Sennheiser HD 800S Headphones

Build Quality
PRICE $1,699

Rebooting a classic, making it better
Hand-crafted in Germany
Smoother sound than the original HD 800
Not as transparent as the very best planar headphones

The Sennheiser HD 800 S refines the original, hugely influential headphone, and makes it better than ever.

The hoopla surrounding the introduction of Sennheiser’s original HD 800 headphone in 2009 was monumental because it was such a radical upgrade over the HD 650, the previous Sennheiser flagship. So, we’re due for another flagship, but the HD 800 S is more like a reboot. What about a new flagship? As you’ll read below, it’s coming, too!

The most obvious difference between the HD 800 and HD 800 S is easy to spot: The new one is black, while the original is gray. That works for me; the black finish enhances the headphones’ striking good looks. Sennheiser’s Axel Grell responded to my query about how the two headphones differ with this: “For the HD 800 S, we are using the same RingRadiator transducer [driver] as for the standard HD 800, but we now have a Helmholtz-Absorber in its center cavity. The result of this is a flatter high-mid to high-frequency response. And as the center of the transducer is closed now, the low-frequency range is extended as well.”

Each driver is tested, measured, and given a unique identifier. So if you ever need to replace an HD 800 S driver, Sennheiser claims it will be able to provide an exact match. The HD 800 S is delivered in a beautiful storage case.

The headphone comes with two sets of 11-foot-long cables, one with a standard 6.3mm plug, the other with a 4-pin XLR plug for use with balanced headphone amplifiers. My balanced Oppo HA-1 amp has both types of connectors, so I swapped between the two cables on the HD 800 S and found that the balanced connector scheme produced more sharply defined imaging and greater overall clarity. Balanced connections don’t always yield better sound, but they did with the HD 800 S.

Donning the HD 800 S, the feel is just right. The headphone is light, open, and easy to wear for hours at a time. The sound is distinctly high-res, but not so much that it makes you cringe when you play less than stellar recordings. The soundstage is so big and “roomy” that I had to check, more than once, that my speakers weren’t playing. They weren’t—all the sound was coming from the HD 800 S!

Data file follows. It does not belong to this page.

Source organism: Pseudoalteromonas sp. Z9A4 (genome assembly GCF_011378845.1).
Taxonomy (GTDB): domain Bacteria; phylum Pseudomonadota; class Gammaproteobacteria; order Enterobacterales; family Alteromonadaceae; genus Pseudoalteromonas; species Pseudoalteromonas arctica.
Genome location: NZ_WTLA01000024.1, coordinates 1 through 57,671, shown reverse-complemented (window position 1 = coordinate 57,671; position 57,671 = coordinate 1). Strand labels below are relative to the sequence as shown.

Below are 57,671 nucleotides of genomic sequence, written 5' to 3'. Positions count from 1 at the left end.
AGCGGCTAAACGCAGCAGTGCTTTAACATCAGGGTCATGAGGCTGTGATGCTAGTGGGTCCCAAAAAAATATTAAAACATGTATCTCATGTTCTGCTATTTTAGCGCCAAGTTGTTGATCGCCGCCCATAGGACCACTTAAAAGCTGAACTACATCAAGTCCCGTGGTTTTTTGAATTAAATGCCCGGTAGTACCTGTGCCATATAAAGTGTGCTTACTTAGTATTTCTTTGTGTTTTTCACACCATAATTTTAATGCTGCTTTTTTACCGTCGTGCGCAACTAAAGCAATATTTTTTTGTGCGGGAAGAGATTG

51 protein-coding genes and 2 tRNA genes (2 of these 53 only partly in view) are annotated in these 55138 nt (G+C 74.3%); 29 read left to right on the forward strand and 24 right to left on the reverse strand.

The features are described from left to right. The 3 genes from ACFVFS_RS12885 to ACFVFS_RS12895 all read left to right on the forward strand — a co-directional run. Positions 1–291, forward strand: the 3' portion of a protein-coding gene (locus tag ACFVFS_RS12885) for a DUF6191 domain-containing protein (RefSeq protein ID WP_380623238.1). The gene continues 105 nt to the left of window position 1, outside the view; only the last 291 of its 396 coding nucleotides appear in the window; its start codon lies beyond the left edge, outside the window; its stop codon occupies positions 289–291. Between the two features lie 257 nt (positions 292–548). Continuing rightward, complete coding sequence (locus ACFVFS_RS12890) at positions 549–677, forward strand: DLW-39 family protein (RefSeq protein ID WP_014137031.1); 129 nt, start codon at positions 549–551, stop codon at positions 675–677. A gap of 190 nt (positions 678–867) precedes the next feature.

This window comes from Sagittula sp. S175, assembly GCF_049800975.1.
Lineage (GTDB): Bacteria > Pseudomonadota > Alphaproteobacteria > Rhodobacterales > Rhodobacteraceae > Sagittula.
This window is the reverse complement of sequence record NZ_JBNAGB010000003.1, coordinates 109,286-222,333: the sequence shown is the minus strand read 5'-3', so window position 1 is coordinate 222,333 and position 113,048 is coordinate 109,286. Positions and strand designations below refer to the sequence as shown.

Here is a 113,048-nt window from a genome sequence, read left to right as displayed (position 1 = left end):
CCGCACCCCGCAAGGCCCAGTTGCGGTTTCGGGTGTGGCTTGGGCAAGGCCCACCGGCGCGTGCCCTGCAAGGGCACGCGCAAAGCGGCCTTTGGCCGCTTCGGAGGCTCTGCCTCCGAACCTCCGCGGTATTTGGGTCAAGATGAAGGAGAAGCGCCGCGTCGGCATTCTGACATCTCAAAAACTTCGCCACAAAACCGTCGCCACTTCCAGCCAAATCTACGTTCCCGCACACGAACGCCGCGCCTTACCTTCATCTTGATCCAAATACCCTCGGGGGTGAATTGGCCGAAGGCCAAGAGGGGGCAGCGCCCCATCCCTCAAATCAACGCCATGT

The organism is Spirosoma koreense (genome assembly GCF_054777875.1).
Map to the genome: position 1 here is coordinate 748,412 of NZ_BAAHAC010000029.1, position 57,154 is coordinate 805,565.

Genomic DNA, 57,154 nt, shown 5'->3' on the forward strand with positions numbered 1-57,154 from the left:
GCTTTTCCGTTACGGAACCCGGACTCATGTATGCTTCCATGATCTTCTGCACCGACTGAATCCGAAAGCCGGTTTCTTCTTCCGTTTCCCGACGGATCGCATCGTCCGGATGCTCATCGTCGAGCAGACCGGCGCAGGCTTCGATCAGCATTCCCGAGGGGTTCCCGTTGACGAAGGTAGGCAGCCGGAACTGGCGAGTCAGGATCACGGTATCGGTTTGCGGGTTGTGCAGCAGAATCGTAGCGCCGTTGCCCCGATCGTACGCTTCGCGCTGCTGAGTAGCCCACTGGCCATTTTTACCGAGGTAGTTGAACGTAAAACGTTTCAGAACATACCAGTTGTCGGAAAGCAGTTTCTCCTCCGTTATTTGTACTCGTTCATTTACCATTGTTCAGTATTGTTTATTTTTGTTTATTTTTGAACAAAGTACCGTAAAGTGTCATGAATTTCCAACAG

I don’t own an original HD 800, so I visited my friend Michael Toto at Stereo Exchange in NYC to compare the store’s HD 800 with the HD 800 S. Plugged into a Chord Hugo headphone amp/DAC, the HD 800 S is sweeter on top and fuller on the bottom, but both headphones share a big-as-outdoors soundstage. The HD 800 S takes a bit of the edge off overcompressed recordings, while the HD 800 lets you hear every last bit of the harshness. With pristine audiophile recordings, I preferred the HD 800.

Back at home, when I compared the HD 800 S with my Audeze LCD-X open-back headphones, the LCD-X delivered a smaller soundstage, pulling the sound inside my head. But the Audeze produced superior transparency and resolution, so it was easier to hear the quieter details of my recordings, and the LCD-X’s bass was more powerful. Still, the HD 800 S was a lot lighter and more comfortable, and that counts for a lot. Sennheiser has no plans to phase out the original HD 800; it’s priced at $1,499, while the HD 800 S is $1,699.

As for that flagship: In late 2015, Sennheiser debuted their allnew $55,000 HE-1 electrostatic headphone and matching tube amplifier system. That package is in an altogether different league than the HD 800 S. Sennheiser is pushing the envelope to the limit, and their headphones just keep getting better and better!